Construction project budgets typically include evident costs such as labor, materials, and equipment. However, many construction projects overlook integral hidden costs that are crucial for successful completion. These include insurance, bonds, vehicle expenses, technology, and overhead costs.
Including these costs in your project budget allows you to recoup the costs by charging your customer. Adding these costs to your budget will allow you to track your costs more accurately and increase profitability.
Since most insurance premiums are based on the amount of revenue you have during the policy year, you should be including a portion of your premium in each project’s budget. The more work you do, the more potential exposure you have, so your premiums go up. Adding 1 to 2% to the cost of your project should cover your general liability premium in most cases. You’ll need to do the math to get an exact figure.
However, there are several costs affecting projects and are integral to completing work, but are often left off the budget. At the end of your policy year, you’ll be audited, and the insurance company will be looking at your total revenue. So, make sure you’ve included the additional insurance costs in your change order proposals.
Most public works projects require the purchase of performance and payment bonds. These bonds help protect the project owner from unpaid bills and incomplete work. Premiums for these bonds can be added to your budget for each job.
Some projects may require other bonds, like maintenance,subdivision, or warranty bonds. You can also add such costs to the project budget and pass them on to your customer.
Don’t forget to add additional bond fees to change orders on bonded projects. Bond rates vary from about 1 to 3% of the contract value,depending on the type of work and the type of bond. The surety company will be requesting a final contract value at the end of the project and will be adjusting the premium accordingly.
3. Vehicle expenses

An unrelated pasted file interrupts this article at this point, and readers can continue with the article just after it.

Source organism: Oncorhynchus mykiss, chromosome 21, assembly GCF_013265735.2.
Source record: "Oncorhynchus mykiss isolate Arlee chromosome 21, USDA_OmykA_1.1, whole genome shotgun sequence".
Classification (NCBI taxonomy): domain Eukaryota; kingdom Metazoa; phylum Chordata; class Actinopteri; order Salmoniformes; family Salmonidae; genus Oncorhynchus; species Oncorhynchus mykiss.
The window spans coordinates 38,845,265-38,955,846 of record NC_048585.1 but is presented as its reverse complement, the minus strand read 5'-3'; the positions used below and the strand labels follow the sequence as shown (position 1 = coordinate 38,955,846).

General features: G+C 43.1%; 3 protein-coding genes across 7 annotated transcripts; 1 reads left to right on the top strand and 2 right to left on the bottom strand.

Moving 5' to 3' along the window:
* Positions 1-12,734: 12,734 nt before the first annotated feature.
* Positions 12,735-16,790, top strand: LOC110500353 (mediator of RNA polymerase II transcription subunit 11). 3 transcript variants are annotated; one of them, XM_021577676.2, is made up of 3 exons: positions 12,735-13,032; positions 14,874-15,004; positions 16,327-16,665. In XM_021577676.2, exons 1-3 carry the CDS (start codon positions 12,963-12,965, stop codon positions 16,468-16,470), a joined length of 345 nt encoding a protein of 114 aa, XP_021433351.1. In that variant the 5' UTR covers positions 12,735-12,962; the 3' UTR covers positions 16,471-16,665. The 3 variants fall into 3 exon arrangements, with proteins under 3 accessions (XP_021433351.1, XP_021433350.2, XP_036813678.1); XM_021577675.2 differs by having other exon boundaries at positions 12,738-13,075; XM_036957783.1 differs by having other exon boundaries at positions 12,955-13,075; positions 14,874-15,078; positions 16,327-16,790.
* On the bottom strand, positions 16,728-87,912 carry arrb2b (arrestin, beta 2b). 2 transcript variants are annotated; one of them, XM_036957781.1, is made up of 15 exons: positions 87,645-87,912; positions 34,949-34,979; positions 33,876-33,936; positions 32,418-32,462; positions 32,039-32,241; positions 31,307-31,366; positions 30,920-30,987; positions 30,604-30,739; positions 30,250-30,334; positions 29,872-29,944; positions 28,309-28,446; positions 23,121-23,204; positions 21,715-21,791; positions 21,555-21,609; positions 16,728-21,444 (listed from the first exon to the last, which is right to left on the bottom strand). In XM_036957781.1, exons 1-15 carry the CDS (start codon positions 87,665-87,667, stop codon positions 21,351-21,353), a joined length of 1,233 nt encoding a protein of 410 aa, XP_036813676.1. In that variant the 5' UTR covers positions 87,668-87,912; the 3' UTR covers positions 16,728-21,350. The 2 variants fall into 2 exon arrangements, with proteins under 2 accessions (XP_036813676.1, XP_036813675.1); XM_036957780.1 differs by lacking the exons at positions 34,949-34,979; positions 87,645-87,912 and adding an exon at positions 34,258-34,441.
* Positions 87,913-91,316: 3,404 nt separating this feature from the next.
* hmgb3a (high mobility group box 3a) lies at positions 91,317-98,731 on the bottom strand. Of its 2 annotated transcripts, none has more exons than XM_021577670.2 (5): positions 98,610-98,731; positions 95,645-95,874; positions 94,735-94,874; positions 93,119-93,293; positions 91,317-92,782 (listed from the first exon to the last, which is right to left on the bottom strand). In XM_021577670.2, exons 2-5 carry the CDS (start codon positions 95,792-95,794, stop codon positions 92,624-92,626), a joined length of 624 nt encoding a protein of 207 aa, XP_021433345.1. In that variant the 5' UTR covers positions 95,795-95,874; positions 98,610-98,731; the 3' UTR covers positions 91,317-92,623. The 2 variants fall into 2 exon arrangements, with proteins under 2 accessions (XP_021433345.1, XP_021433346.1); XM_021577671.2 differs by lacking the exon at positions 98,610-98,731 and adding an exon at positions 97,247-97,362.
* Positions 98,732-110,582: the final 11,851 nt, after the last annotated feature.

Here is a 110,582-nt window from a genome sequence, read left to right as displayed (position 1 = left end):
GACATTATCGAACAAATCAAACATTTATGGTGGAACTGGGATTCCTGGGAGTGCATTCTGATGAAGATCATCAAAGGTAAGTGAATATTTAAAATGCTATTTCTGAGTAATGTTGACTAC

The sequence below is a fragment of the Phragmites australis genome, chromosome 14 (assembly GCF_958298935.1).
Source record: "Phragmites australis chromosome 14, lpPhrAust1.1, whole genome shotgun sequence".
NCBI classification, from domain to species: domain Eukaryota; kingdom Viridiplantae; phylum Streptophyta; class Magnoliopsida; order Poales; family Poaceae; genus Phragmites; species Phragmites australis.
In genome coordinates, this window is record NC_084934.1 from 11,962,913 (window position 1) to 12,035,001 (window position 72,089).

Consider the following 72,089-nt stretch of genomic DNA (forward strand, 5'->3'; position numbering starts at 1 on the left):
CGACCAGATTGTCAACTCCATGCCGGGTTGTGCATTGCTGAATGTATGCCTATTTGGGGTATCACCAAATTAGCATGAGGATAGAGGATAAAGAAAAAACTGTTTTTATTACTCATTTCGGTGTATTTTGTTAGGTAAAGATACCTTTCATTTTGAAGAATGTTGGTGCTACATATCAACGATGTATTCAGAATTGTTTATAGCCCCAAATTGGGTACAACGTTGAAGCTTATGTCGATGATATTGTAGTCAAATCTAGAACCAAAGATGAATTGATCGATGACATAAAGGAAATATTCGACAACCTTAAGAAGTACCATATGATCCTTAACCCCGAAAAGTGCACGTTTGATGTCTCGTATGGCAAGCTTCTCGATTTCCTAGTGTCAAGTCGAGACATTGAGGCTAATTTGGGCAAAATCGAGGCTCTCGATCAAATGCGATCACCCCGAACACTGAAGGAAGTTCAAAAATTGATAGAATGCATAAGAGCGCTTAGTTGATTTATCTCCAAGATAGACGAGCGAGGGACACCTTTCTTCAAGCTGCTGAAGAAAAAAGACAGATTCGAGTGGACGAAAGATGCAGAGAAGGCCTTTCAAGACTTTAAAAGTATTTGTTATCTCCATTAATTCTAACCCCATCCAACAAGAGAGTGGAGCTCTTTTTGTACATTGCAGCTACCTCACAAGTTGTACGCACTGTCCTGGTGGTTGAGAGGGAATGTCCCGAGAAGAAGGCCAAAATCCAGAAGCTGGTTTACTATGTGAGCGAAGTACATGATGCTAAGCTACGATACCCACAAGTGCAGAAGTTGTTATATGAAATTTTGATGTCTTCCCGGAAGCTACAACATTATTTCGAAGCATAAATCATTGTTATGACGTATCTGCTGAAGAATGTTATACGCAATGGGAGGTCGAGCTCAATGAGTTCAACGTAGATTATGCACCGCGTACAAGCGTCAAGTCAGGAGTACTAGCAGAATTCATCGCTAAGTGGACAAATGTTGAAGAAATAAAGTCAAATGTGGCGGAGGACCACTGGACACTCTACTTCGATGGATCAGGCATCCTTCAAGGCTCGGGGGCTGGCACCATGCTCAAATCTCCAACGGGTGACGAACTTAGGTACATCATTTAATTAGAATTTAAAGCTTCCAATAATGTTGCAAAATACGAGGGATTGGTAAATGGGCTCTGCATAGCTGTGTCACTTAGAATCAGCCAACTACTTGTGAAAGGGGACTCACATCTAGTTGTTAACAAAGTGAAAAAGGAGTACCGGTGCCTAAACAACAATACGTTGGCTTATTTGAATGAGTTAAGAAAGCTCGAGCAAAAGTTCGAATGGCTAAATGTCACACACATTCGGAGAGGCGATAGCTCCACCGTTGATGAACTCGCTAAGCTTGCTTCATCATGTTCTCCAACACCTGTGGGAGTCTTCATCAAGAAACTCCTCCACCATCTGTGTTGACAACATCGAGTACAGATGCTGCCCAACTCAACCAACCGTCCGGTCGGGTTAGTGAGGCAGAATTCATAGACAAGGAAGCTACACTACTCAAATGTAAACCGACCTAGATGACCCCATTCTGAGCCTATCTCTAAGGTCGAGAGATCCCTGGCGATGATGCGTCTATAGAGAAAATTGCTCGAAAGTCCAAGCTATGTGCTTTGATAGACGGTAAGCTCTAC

Expenses for vehicles used on the job are another important consideration within a project budget. The project budget should include the cost of supervisors who may be present at the same project for weeks or months, as they contribute to project expenses. Include costs for fuel and maintenance for equipment and passenger vehicles.
These days there’s lots of technology on every project. Workers have smartphones, tablets, computers, laptops, and printers. If utilized at the same project for an extended period, these assets are considered “job costs.” Remembering to include job costs to the budget could be a simple mistake that would result in large repercussions.
You can also capture the cost for project management software in your project budgets. Software is an asset that benefits each project,so the cost can be spread throughout active projects.
Many companies categorize overhead, like office and administrative labor and office rent and utilities, as a business expense and do not try to include it in the project budget. The truth is without the project, there would be no need for some of the overhead. All taken into consideration, the costs can be allocated and distributed across the various projects as needed. This approach allows for a more accurate and equitable distribution of expenses. Most companies do this by allocating a percentage of overhead costs to each project. Accounting software can do this allocation for you, once you figure out how much, or you can do the calculation by hand.
Now that you know the hidden costs that you aren’t including in your construction project budgets, you can begin tracking them. You may be surprised at the amount of costs you aren’t capturing. This can eat into your profitability and cause cash flow issues. Capturing hidden costs and passing them on to your customer will increase your profitability and relieve cash flow headaches.